Kubica feels his car "completely different" to Russell's

Robert Kubica says he is driving a "completely different car" compared to Williams Formula 1 teammate George Russell, despite both drivers running ostensibly identical set-ups.

Kubica feels his car "completely different" to Russell's

Kubica, who was a second slower than Russell in FP2, was at a loss to understand why the data indicated that the cars have different aerodynamic characteristics.

Crucially he has ruled out floor damage, after that was believed to have cost him performance in Melbourne.

"At least we understood that in Australia I ran a different set-up than George and we could clearly see the different characteristics in the cars," the Pole explained.

"Here we started with the same set-up and the characteristic is still different.

"I thought in Australia that it was maybe caused by some damages to the floor, and maybe a different set-up, but at least after the first session here we got an answer.

"It's clear that we are driving two different cars with the same set-up, so that is something we need to understand. It's quite obvious on the data. So now we need to try and find the reason."

Expanding on the floor issue, he added: "The car characteristics with the same set-up are completely different. I had some doubt after Australia, honestly I thought it was caused by floor damage.

"The floor is in a good state here, and we are still through we are using the same baseline set-up as the other car we have different characteristics, it is quite significant.

"Maybe it is something within the aero which is upsetting a lot the handling of the car and the general grip of the car. So we have to wait and see and try to find the answers."

He noted that the car behaviour was making it hard for him to drive on the limit.

"It's looking strange, to be honest, and it's putting me in a very difficult position to drive the car. Additionally, if I try to follow it up with some balance shift I have to reduce a lot the grip, and the potential of the car.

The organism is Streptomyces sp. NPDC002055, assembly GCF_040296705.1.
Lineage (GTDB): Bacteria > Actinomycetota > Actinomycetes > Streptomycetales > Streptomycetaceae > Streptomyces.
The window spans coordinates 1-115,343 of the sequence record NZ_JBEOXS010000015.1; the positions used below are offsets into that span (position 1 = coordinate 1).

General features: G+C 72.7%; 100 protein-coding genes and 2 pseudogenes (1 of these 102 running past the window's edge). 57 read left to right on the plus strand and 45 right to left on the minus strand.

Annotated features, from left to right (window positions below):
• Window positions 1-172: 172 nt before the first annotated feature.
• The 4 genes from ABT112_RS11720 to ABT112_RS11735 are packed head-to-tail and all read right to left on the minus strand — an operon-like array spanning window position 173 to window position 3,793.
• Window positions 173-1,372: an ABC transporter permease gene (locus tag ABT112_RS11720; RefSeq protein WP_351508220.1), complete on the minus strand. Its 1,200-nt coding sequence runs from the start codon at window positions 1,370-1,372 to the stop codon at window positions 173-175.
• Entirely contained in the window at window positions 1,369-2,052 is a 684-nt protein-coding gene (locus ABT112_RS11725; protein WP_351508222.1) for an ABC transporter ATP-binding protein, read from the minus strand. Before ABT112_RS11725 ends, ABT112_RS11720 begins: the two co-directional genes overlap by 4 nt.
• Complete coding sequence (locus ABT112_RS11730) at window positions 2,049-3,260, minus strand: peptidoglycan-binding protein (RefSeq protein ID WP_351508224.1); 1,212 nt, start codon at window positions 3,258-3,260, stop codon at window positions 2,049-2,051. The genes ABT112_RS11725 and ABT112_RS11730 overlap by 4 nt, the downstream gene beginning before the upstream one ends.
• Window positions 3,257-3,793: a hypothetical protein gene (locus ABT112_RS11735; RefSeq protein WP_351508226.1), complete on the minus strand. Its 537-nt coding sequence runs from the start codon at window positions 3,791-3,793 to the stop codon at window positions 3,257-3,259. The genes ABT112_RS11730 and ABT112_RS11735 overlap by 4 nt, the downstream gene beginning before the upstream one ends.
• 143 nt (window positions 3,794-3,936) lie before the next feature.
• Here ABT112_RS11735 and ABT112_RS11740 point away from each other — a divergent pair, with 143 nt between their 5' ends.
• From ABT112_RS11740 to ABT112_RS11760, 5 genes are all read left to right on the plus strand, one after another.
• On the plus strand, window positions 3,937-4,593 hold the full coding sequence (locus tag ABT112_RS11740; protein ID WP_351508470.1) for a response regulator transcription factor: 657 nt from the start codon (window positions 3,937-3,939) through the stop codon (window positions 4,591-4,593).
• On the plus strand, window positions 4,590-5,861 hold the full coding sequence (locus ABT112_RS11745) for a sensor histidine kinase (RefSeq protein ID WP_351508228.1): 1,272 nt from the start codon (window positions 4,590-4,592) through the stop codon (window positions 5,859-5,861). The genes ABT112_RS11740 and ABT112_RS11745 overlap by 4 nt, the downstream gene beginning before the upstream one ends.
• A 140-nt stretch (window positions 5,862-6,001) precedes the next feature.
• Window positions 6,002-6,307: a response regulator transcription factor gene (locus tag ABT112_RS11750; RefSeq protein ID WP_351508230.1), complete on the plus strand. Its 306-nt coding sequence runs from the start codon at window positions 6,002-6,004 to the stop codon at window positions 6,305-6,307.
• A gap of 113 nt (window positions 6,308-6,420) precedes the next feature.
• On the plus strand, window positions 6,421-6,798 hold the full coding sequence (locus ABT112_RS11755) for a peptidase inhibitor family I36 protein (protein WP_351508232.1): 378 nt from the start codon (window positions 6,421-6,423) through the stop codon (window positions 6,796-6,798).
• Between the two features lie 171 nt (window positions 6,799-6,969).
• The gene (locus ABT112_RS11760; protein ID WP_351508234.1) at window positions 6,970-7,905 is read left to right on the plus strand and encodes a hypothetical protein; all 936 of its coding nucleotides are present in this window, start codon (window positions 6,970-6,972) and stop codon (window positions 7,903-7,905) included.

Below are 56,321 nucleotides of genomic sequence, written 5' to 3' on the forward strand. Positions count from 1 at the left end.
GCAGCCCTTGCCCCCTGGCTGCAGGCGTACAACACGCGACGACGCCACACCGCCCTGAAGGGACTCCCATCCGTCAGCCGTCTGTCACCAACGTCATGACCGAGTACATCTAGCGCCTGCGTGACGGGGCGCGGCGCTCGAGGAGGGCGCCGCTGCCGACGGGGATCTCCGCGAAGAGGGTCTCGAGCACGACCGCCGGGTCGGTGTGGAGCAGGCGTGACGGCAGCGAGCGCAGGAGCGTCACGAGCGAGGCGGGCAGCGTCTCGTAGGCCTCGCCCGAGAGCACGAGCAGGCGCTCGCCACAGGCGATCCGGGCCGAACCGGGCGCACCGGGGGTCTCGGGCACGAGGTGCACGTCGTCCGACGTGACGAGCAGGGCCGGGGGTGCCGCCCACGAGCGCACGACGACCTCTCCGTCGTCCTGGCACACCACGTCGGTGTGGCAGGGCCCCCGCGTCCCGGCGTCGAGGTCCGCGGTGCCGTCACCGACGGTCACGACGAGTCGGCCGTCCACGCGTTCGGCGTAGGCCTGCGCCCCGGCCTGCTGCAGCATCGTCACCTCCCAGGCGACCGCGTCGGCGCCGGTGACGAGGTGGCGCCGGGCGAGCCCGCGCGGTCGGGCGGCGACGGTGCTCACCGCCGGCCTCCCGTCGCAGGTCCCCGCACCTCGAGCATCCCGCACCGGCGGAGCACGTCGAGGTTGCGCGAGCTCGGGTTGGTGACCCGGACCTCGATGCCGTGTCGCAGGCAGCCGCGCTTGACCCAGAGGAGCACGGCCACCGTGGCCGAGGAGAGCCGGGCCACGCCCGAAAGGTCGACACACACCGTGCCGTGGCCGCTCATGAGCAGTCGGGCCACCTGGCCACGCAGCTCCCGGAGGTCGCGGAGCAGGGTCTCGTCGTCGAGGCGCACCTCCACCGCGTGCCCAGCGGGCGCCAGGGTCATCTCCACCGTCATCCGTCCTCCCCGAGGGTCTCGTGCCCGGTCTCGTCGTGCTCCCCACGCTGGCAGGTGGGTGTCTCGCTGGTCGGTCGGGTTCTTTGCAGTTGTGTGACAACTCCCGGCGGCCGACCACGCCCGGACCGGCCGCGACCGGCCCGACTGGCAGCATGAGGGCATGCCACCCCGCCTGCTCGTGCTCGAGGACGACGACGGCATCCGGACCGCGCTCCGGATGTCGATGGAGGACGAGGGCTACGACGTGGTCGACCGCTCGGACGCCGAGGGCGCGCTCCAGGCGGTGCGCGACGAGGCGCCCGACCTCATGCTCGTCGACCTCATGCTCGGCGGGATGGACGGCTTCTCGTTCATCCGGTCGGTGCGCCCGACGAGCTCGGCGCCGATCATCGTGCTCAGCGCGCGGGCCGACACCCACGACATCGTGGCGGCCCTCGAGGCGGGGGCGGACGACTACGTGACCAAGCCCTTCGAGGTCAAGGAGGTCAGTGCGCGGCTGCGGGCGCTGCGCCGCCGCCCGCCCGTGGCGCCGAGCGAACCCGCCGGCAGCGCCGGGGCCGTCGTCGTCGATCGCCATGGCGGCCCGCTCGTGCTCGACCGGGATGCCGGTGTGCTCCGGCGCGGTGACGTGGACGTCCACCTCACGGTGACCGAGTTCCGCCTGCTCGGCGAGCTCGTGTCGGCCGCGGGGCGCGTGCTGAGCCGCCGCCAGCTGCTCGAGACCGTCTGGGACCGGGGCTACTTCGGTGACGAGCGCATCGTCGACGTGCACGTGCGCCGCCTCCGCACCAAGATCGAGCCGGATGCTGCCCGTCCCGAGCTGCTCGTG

"Neither way is good. I make it more drivable, I am slow. I make it let's say as it should be and it's undriveable. It's a very, very difficult situation.

"I just hope that we will be able to solve it and if we are able to solve it will probably be the first time I am driving the car with better potential.

"It's matching my feelings, and it's clearly visible on the data. There has to be a reason, nothing happens without a reason, so we just have to have a deep think.

Kubica remains optimistic about there being some potential to improve the car.

"If we are able to fix it and find those normal characteristics then the feeling will improve and the operating window will get bigger.

"Now it is really difficult to drive and I have to take actions on the setup to improve driveability and it's reducing a lot of the grip so it's really difficult."

Russell had some sympathy for his struggling team mate.

"I know in Australia we certainly managed to optimise better than what he did," said the F2 champion. "And when was saw the videos, my car looked nicer to drive than his car.

"He's quite a bit off the pace at the moment and I know he's not off pace by that far.

"I suspect there is something in there for him. Even if they find it we are still far off the pace."

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